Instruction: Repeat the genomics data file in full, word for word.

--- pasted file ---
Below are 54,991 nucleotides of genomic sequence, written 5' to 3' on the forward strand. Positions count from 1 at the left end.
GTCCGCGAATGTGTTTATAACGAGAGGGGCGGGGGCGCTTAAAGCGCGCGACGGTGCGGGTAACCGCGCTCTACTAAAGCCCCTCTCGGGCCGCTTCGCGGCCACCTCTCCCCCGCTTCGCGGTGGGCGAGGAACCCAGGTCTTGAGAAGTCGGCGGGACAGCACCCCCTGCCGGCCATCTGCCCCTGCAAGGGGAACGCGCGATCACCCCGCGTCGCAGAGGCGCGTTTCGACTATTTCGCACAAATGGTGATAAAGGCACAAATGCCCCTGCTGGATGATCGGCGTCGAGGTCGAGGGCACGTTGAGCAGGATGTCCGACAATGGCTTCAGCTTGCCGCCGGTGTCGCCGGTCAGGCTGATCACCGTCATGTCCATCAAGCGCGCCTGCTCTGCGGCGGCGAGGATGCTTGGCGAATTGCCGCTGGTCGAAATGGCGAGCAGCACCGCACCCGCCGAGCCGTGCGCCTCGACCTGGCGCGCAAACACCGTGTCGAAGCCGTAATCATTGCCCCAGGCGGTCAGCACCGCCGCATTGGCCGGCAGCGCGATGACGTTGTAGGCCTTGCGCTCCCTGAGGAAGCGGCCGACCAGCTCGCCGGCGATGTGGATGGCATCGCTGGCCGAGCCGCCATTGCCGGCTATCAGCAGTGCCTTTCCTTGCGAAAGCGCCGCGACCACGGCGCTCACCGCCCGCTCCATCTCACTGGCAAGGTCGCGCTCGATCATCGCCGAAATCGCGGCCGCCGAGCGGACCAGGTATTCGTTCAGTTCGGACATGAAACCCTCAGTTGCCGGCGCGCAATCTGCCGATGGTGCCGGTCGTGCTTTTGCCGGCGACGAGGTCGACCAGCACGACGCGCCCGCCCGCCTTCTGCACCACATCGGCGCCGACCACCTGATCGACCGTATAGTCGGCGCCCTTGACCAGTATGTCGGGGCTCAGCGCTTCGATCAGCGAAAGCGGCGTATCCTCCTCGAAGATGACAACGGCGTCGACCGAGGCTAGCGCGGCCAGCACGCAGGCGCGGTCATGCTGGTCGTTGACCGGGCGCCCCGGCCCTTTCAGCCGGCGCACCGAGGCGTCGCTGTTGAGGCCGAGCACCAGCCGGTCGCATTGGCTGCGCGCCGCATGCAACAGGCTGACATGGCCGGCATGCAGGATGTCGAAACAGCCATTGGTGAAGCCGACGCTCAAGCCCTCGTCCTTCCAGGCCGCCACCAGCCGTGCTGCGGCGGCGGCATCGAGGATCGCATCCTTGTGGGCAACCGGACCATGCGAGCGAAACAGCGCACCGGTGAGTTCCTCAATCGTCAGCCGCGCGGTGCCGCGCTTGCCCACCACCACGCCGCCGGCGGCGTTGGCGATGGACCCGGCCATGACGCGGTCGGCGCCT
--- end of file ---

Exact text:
Below are 54,991 nucleotides of genomic sequence, written 5' to 3' on the forward strand. Positions count from 1 at the left end.
GTCCGCGAATGTGTTTATAACGAGAGGGGCGGGGGCGCTTAAAGCGCGCGACGGTGCGGGTAACCGCGCTCTACTAAAGCCCCTCTCGGGCCGCTTCGCGGCCACCTCTCCCCCGCTTCGCGGTGGGCGAGGAACCCAGGTCTTGAGAAGTCGGCGGGACAGCACCCCCTGCCGGCCATCTGCCCCTGCAAGGGGAACGCGCGATCACCCCGCGTCGCAGAGGCGCGTTTCGACTATTTCGCACAAATGGTGATAAAGGCACAAATGCCCCTGCTGGATGATCGGCGTCGAGGTCGAGGGCACGTTGAGCAGGATGTCCGACAATGGCTTCAGCTTGCCGCCGGTGTCGCCGGTCAGGCTGATCACCGTCATGTCCATCAAGCGCGCCTGCTCTGCGGCGGCGAGGATGCTTGGCGAATTGCCGCTGGTCGAAATGGCGAGCAGCACCGCACCCGCCGAGCCGTGCGCCTCGACCTGGCGCGCAAACACCGTGTCGAAGCCGTAATCATTGCCCCAGGCGGTCAGCACCGCCGCATTGGCCGGCAGCGCGATGACGTTGTAGGCCTTGCGCTCCCTGAGGAAGCGGCCGACCAGCTCGCCGGCGATGTGGATGGCATCGCTGGCCGAGCCGCCATTGCCGGCTATCAGCAGTGCCTTTCCTTGCGAAAGCGCCGCGACCACGGCGCTCACCGCCCGCTCCATCTCACTGGCAAGGTCGCGCTCGATCATCGCCGAAATCGCGGCCGCCGAGCGGACCAGGTATTCGTTCAGTTCGGACATGAAACCCTCAGTTGCCGGCGCGCAATCTGCCGATGGTGCCGGTCGTGCTTTTGCCGGCGACGAGGTCGACCAGCACGACGCGCCCGCCCGCCTTCTGCACCACATCGGCGCCGACCACCTGATCGACCGTATAGTCGGCGCCCTTGACCAGTATGTCGGGGCTCAGCGCTTCGATCAGCGAAAGCGGCGTATCCTCCTCGAAGATGACAACGGCGTCGACCGAGGCTAGCGCGGCCAGCACGCAGGCGCGGTCATGCTGGTCGTTGACCGGGCGCCCCGGCCCTTTCAGCCGGCGCACCGAGGCGTCGCTGTTGAGGCCGAGCACCAGCCGGTCGCATTGGCTGCGCGCCGCATGCAACAGGCTGACATGGCCGGCATGCAGGATGTCGAAACAGCCATTGGTGAAGCCGACGCTCAAGCCCTCGTCCTTCCAGGCCGCCACCAGCCGTGCTGCGGCGGCGGCATCGAGGATCGCATCCTTGTGGGCAACCGGACCATGCGAGCGAAACAGCGCACCGGTGAGTTCCTCAATCGTCAGCCGCGCGGTGCCGCGCTTGCCCACCACCACGCCGCCGGCGGCGTTGGCGATGGACCCGGCCATGACGCGGTCGGCGCCT